• To ensure race conditions were not hit, each minute a queue executor will grab a "work claim". This marks the domains (up to 60) with the timestamp of the trigger, along with a UUID.
    • Subsequent executors will not grab these "tasks". If the tasks run > 5 Minutes, they are assumed to be hung. There's a recovery function for those domains as well.
    • Now, I'd have to go in and trigger the add to queue function, which was not optimized at all. This would send three queries per domain (to check if they failed, succeeded, and were already in a queue)
    • Set the queue adder to run every two hours (so we'd see 60,000 new domains per day). It worked, but was stupid slow.
  5. Made a new queue feeder to populate tasks:
    • New queue system simply worked down the 1M list using one query per domain. This thing FLEW, and did not require any manual triggers.
    • Was STILL slow, despite adding over 250,000 domains to the list in 24 hours.
    • After a fix in our cURL parameters, realized we were logging verbose. We only realized this because our VPS ran completely out of disk space. Our error logs were full of garbage. Trucated error logs, disabled automatic processing, and moved on.
  6. At this point, we simply stopped the queue adders. We were over 200k down the 1M list, unlikely to be scanning a lot of sites more than once. We simply fed the enter log file into the queue at this point.
  7. At this point, we've added a "Top 10" list at the top of the page, removed the "Header Ballpark" functionality (it was boring anyways), and completely populated our queue. Now, we're working through them at ~100/minute.

    Here's a screen shot of our admin page viewing the exectors. Great chance this gets improved a lot in the future.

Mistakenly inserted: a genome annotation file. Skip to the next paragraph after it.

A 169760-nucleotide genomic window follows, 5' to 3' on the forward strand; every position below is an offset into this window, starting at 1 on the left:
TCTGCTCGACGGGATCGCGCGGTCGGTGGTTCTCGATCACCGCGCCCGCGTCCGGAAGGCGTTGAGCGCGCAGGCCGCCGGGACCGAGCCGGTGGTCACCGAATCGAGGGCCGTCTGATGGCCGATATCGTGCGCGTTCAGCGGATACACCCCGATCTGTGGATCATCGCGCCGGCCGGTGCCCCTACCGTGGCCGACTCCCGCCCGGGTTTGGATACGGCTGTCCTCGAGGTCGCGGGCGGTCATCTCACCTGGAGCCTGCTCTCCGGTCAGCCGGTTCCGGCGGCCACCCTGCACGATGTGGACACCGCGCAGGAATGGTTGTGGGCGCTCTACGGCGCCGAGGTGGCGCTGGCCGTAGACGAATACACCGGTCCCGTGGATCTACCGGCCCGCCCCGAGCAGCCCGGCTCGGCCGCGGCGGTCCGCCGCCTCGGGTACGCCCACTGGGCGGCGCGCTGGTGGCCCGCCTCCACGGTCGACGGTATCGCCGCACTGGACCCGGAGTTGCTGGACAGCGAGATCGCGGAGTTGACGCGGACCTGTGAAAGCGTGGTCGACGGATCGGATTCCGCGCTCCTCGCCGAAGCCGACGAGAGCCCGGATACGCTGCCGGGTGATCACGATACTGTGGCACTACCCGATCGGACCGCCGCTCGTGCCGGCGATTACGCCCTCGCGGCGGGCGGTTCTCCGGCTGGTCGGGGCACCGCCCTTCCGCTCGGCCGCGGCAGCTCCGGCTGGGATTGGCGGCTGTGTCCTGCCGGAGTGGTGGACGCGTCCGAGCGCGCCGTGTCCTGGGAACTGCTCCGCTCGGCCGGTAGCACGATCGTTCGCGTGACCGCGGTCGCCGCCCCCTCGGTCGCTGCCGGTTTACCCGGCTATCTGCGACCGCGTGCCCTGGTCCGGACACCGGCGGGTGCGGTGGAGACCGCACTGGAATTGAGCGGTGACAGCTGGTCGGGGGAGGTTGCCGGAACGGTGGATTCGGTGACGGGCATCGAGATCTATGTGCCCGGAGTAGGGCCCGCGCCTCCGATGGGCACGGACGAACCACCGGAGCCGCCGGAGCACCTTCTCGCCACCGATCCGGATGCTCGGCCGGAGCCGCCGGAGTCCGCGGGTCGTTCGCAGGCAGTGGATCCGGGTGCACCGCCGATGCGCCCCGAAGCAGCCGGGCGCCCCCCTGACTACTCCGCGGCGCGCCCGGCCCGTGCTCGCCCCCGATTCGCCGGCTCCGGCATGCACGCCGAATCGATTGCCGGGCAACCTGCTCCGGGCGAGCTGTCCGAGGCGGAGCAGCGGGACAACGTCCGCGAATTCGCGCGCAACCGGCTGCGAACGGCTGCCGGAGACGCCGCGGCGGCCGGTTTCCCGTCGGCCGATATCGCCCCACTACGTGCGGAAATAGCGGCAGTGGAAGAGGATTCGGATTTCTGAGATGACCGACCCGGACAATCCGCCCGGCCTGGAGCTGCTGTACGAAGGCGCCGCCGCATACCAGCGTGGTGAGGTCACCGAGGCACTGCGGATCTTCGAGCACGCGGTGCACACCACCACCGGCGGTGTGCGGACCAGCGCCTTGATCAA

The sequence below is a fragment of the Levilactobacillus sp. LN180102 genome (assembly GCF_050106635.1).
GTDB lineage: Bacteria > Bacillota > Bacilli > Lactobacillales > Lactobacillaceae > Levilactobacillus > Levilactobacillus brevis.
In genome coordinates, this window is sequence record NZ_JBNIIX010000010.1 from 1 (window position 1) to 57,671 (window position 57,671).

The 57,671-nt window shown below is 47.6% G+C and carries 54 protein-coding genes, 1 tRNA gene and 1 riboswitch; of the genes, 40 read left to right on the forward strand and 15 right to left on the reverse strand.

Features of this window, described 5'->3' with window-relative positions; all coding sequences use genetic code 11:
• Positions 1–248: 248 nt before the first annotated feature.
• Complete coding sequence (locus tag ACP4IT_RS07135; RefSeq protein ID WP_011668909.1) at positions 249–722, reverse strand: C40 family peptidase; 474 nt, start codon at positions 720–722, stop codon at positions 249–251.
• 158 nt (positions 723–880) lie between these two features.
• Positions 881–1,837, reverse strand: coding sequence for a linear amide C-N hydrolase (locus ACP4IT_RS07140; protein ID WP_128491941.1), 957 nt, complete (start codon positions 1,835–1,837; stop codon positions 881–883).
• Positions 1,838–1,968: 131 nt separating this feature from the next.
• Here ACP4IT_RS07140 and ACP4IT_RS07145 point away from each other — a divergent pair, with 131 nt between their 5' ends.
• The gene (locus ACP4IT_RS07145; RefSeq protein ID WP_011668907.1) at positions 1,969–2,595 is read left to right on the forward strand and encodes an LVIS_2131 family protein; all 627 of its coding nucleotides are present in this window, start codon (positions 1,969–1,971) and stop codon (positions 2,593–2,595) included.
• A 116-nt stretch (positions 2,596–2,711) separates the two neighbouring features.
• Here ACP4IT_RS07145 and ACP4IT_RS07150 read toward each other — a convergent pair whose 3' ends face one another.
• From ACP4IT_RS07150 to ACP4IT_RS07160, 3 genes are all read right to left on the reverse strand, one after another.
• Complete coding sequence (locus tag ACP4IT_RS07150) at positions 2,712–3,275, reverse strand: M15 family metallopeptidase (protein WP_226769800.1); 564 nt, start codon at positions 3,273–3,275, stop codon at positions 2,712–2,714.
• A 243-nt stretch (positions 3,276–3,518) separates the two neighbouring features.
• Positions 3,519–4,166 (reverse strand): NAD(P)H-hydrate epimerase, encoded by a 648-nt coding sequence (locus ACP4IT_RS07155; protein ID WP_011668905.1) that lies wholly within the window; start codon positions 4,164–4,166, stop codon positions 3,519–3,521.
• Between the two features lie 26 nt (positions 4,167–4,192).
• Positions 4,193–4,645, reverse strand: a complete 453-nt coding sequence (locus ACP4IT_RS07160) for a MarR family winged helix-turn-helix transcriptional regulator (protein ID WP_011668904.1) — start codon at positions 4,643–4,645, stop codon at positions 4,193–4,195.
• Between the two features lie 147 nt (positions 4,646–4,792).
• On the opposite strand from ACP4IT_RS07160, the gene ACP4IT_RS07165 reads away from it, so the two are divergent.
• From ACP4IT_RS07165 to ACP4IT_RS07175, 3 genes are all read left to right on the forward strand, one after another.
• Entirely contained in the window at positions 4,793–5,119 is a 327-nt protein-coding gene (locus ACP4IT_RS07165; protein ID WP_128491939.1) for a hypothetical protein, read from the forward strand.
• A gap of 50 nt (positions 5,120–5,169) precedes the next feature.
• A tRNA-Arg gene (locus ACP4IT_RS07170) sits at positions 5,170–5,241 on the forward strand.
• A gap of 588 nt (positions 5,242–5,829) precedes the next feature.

Executors

    Scan often!

Scanner v1.20
Also, February 21st, 2020
We were still seeing the same odd bottom-value of 8.06%. Found out that our Expect-CT would give you four points if the header was missing, if you were not using HTTPS. Another small bug, we removed that and we dropped down to 1.27%.

We should find 0% and 100% in the wild, and now we do. We used to give one point for Content-Type being present, now you get zero unless you also have a valid charset attribute. This means that those 8.06% sites are now at a zero.

Also fun: This site likes to chew through some top website lists on occasion. I used to manually kick these processes off, which was boring and slow. Now, I've automated the process so it will programamtically scan millions of sites a year. Spicy.

Finally, fixed a minor bug internally where CURLOPT_SSL_VERIFYHOST was CURLOPT_VERIFYHOST, a non-existant flag. Most likely you won't see a change unless you are using broken cert, then we may be able to connect to you now.

Scan often!

Version Change improvements

Scanner v1.10
February 21st, 2020
Welcome to 2020! We added a contact us system, we improved our cookies to include the "SameSite" attribute (we didn't set them on our home page for a while), and we're the first site to get 100%!!!!!!!!!!

I know what you're thinking, every teacher gives themselves 100%... In this case, we took a look at our nearly 40,000 domains that have been scanned, and realized we never once gave a 100%. I figured it was a bug, but it came down to the "Server Header" module.

We strongly dislike that Apache doesn't make it logically easy to supress the header, so we used to knock you down one "point"... It was just enough to prevent anybody from hitting 100%, since apparently Apache runs the internet these days.